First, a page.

joe commuter
Bringing you tips on bike commuting from one dedicated rider in Portland.

No-sweat bike commuting

Photo Credit: Mark Blacknell

Swampy is not a desirable state for office attire. But you don’t have to sweat buckets bicycling to work in hot weather. Here are some stay-dry strategies:

Get that pack off your back. A pack or messenger bag is guaranteed to soak your shirt in sweat where it drapes over your body. Sling your gear in a pannier or basket attached to your bike.

Time it right. Try to leave earlier in the morning before the sun starts to really blaze. An hour might make a difference of ten degrees or more. And if you give yourself more time, you can pedal at a less perspiration-producing pace.

Go breathable. On rainy summer days, you don’t want to wear a sauna suit.  It’s worth investing in lightweight rain gear made with a breathable fabric that allows perspiration to escape. Look also for ventilation openings across the back and under the arms.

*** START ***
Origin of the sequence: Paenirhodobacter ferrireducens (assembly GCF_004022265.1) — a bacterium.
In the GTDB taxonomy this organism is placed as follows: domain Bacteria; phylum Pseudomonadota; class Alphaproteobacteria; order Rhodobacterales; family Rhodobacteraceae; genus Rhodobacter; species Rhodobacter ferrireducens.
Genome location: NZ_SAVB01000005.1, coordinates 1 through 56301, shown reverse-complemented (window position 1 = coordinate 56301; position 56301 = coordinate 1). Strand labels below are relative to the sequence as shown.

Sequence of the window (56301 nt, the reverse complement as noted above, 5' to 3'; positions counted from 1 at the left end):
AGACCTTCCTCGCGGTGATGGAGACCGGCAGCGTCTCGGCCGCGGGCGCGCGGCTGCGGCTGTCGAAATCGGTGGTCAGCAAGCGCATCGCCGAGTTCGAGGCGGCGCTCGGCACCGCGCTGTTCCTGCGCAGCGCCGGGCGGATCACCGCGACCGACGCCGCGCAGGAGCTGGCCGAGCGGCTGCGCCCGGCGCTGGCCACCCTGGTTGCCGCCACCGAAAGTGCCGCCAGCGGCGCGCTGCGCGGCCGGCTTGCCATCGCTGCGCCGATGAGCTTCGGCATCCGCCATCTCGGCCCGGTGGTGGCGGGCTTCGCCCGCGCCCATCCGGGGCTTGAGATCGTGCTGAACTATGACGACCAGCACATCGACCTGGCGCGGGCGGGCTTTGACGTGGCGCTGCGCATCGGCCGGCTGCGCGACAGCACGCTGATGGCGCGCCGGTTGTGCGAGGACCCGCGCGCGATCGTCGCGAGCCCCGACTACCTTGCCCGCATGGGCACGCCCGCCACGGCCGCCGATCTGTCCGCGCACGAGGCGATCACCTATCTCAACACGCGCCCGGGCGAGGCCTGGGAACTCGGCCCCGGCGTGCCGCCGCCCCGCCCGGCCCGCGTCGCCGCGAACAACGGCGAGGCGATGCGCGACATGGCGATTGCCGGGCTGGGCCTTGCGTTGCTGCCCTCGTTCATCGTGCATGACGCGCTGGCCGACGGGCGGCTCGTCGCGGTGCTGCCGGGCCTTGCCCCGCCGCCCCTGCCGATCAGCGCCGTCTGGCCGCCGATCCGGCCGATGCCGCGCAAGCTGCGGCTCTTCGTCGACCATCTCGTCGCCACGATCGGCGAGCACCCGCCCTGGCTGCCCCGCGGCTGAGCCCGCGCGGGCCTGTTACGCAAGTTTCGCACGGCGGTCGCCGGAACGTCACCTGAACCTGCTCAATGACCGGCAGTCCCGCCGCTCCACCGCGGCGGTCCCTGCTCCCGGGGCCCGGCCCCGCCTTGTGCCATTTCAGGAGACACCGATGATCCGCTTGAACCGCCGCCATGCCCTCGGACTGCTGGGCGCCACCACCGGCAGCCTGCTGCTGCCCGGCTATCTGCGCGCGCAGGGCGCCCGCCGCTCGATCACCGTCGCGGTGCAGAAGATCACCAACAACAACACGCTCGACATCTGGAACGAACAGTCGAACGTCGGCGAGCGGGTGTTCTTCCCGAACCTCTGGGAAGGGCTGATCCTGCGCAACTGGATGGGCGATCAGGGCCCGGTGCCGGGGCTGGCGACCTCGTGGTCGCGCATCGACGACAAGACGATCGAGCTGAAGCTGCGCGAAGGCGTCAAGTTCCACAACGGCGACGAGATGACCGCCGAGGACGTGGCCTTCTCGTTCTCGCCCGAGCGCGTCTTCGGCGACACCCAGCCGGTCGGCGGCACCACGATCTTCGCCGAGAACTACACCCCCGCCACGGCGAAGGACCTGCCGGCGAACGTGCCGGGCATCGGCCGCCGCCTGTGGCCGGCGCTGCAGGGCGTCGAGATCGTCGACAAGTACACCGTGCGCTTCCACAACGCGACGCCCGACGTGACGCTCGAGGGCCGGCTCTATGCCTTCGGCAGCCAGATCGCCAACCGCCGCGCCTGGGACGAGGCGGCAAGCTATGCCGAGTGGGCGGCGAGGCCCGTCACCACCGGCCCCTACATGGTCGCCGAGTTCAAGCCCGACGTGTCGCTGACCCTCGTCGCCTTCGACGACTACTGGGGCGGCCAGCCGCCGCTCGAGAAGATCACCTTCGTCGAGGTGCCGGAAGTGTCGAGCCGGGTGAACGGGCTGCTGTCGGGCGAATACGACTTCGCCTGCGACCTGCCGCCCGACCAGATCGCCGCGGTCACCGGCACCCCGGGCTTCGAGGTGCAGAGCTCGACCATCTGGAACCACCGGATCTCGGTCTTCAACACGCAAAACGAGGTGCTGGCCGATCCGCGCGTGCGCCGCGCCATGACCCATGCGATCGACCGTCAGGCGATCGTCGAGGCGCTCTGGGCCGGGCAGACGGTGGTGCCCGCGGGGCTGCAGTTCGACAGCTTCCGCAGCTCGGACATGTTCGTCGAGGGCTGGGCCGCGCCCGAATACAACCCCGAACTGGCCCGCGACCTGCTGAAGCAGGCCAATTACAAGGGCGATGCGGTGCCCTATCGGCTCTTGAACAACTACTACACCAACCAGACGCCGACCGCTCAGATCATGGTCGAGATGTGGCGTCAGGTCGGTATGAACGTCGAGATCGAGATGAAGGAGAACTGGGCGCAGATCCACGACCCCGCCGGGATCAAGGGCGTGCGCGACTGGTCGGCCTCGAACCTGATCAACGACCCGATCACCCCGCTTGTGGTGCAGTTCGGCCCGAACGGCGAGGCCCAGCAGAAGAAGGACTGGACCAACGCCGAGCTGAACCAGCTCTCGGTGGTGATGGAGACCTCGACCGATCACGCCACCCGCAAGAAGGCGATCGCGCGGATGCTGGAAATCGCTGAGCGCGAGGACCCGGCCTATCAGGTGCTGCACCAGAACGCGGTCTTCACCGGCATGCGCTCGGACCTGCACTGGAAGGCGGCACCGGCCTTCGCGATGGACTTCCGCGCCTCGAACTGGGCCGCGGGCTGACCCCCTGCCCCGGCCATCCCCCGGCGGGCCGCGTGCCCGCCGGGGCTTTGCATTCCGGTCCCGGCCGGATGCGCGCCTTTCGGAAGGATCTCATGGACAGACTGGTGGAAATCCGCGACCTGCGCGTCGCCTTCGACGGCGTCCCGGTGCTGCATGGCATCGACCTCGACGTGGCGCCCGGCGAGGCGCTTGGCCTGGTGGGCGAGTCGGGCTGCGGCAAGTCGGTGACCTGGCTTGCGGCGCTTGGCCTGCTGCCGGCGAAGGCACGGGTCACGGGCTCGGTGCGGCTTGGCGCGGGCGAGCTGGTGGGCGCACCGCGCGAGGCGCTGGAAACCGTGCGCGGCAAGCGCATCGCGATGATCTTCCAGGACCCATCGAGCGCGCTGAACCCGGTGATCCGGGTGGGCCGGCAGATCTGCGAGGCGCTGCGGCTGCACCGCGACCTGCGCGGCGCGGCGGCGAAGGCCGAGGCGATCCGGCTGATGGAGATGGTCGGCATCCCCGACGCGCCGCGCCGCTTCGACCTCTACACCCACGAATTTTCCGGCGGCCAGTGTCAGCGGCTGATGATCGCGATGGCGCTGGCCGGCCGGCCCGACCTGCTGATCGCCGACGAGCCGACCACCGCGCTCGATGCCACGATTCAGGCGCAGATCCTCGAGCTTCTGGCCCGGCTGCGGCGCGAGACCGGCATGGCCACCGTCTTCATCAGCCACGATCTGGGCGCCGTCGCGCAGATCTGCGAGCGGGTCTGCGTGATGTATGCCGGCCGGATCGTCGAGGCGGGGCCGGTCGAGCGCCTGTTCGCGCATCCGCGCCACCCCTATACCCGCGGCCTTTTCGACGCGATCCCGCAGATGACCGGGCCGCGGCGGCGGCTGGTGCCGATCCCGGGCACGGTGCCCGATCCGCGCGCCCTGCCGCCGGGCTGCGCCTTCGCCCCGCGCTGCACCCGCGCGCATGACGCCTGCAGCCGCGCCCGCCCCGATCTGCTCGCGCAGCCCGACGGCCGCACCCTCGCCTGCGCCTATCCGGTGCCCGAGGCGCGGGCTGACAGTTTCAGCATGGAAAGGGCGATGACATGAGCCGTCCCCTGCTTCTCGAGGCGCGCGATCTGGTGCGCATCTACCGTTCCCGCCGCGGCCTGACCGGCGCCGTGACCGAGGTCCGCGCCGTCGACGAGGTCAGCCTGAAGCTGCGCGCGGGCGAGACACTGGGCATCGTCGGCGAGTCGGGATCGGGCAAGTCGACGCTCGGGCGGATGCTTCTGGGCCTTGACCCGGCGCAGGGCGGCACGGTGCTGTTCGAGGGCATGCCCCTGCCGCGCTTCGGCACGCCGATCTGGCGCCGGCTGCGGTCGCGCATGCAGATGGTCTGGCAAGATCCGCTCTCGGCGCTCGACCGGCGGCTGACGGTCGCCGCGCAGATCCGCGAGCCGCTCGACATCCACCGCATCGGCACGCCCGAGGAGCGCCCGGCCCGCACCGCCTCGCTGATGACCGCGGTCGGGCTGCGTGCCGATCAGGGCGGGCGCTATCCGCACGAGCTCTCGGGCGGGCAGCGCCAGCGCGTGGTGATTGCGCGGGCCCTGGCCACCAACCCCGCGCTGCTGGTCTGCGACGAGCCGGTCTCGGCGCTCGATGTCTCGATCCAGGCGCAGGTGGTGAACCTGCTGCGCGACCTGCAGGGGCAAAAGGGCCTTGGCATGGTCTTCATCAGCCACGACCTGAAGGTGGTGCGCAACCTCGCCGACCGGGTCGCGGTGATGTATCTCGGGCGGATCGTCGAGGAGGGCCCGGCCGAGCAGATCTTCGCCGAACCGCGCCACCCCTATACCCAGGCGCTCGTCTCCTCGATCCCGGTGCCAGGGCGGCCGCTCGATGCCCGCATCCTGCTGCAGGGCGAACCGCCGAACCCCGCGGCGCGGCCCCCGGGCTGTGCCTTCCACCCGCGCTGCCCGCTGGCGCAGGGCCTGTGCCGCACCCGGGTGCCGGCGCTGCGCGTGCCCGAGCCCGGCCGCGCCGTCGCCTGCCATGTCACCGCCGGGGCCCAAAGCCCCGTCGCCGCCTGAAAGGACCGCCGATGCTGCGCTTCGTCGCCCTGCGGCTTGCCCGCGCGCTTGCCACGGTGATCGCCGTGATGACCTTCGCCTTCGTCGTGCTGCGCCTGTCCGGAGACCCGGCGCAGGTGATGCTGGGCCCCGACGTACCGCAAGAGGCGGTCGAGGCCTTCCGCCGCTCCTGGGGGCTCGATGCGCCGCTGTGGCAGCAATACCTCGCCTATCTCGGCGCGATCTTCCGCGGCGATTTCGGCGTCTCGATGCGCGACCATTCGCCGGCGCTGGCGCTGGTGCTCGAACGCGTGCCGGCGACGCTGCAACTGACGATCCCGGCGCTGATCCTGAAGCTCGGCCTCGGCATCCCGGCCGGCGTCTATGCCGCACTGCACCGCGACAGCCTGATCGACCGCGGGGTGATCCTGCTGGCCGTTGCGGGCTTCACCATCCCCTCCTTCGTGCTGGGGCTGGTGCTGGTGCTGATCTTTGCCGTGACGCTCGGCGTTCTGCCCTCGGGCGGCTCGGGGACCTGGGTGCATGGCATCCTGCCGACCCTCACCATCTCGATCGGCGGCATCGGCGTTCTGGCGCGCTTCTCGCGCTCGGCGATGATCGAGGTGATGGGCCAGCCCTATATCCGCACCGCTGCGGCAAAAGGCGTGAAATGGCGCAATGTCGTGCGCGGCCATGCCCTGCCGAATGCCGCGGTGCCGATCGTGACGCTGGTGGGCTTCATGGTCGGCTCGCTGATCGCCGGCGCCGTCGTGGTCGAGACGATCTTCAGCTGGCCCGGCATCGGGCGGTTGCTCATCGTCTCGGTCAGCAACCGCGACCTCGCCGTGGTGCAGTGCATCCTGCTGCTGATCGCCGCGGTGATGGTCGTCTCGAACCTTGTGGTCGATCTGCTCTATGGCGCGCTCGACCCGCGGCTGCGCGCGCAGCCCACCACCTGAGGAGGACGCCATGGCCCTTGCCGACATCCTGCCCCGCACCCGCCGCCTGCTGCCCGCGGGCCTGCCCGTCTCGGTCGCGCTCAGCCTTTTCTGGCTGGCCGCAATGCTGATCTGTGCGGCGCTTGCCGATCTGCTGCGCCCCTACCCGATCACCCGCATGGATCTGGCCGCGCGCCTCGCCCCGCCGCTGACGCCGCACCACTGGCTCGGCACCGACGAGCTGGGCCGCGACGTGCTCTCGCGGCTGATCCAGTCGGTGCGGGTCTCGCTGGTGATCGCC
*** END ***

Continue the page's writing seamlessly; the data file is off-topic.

Tweak the bike. Narrow, road-bike tires – fully inflated – make pedaling less work than it is with fat, mountain-bike style tires that create more road friction. A bike with plenty of low gears makes hill-climbing less of an ordeal. Just-right seat and handlebar adjustments make your pedaling more efficient. If you’re on the market for a new bike, consider buying an electric assist model with a motor hidden in the rear-wheel hub that can give you a boost up hills.

Wardrobe change. If you are just too perspiration-prone to ride without sweating up what you’re wearing, you can always bring a fresh shirt or whole outfit to change into at work. In a perfect world, workplaces would all have changing rooms and showers. In this imperfect world, maybe there’s a nearby health club you can join to use the locker room.

Lastly, there is the parasol.

Photo Credit: Curtis Simmons